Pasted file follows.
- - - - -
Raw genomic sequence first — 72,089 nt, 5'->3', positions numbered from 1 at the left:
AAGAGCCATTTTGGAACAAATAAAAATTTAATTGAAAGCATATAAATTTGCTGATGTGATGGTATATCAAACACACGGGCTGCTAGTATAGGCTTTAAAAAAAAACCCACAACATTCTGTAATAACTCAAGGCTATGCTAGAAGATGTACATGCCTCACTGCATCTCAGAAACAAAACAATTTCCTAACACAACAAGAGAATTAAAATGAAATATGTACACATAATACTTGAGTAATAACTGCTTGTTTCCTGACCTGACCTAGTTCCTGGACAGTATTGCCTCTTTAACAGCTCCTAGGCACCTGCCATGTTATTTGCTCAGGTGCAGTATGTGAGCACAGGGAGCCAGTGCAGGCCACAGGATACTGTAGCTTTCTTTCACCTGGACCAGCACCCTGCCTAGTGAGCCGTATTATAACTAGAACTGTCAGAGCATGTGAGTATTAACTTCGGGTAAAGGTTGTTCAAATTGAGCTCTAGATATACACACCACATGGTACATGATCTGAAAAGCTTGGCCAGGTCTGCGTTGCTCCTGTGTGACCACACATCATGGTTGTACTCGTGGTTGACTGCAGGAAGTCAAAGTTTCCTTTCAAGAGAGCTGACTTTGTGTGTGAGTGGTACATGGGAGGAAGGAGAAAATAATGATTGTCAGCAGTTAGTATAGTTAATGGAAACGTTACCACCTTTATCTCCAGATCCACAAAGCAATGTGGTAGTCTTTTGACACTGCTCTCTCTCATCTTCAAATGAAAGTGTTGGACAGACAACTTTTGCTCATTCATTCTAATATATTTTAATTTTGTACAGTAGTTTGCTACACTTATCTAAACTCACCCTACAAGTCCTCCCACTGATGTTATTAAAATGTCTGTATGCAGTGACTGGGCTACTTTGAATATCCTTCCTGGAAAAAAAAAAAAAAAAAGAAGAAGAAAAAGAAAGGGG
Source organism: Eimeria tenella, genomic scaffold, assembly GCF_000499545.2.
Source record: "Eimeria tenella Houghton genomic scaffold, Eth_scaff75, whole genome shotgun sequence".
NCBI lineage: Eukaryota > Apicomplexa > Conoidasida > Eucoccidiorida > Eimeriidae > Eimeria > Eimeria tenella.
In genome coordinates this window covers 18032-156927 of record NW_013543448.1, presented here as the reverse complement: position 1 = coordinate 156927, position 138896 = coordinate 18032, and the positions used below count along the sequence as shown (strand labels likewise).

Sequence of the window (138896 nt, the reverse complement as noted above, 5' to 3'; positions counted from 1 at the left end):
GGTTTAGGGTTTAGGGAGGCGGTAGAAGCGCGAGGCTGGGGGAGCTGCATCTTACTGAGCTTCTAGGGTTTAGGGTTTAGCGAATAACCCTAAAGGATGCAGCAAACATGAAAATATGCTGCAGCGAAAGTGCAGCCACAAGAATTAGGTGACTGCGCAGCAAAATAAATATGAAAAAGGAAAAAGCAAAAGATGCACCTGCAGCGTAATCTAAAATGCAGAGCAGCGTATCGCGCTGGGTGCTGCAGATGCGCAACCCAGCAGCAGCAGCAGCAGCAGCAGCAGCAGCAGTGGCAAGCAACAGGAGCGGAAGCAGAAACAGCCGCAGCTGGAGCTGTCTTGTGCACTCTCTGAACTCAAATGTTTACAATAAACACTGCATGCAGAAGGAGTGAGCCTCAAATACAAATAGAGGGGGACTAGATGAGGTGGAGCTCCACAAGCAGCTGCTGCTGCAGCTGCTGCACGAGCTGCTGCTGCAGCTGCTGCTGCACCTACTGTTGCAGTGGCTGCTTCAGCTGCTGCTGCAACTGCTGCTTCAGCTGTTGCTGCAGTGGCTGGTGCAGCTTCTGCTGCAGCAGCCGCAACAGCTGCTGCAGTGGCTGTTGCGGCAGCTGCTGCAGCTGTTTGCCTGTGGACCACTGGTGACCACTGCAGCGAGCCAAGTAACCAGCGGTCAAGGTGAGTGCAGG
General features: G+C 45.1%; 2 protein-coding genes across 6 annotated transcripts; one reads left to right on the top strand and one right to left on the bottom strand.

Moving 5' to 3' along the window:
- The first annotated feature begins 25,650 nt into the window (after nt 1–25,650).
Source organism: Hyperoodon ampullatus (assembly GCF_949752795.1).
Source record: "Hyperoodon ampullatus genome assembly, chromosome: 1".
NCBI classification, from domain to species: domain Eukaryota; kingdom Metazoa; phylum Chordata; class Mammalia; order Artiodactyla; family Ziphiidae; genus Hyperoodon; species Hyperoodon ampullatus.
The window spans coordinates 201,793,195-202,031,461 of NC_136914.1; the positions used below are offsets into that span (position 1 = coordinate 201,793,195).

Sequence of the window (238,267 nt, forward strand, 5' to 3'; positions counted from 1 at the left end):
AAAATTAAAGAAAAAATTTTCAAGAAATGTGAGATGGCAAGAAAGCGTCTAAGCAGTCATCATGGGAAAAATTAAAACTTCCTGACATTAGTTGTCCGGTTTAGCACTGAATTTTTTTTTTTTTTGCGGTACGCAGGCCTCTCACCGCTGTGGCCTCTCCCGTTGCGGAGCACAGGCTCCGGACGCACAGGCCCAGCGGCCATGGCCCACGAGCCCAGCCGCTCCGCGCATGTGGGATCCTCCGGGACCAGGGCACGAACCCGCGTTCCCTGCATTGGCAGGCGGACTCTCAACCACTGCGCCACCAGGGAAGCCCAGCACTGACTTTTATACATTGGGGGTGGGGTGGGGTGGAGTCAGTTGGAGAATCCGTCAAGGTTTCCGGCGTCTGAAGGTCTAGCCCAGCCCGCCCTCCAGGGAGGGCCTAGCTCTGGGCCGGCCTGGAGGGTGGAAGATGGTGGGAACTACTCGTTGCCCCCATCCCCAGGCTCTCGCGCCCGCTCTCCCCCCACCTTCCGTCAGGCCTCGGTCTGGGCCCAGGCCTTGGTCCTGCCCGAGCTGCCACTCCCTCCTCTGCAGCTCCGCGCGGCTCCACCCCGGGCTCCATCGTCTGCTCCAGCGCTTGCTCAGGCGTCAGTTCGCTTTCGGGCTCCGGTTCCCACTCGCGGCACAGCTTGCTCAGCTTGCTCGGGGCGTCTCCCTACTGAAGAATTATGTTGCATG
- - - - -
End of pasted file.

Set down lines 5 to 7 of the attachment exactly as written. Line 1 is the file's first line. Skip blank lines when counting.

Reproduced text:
NCBI lineage: Eukaryota > Apicomplexa > Conoidasida > Eucoccidiorida > Eimeriidae > Eimeria > Eimeria tenella.
In genome coordinates this window covers 18032-156927 of record NW_013543448.1, presented here as the reverse complement: position 1 = coordinate 156927, position 138896 = coordinate 18032, and the positions used below count along the sequence as shown (strand labels likewise).

Sequence of the window (138896 nt, the reverse complement as noted above, 5' to 3'; positions counted from 1 at the left end):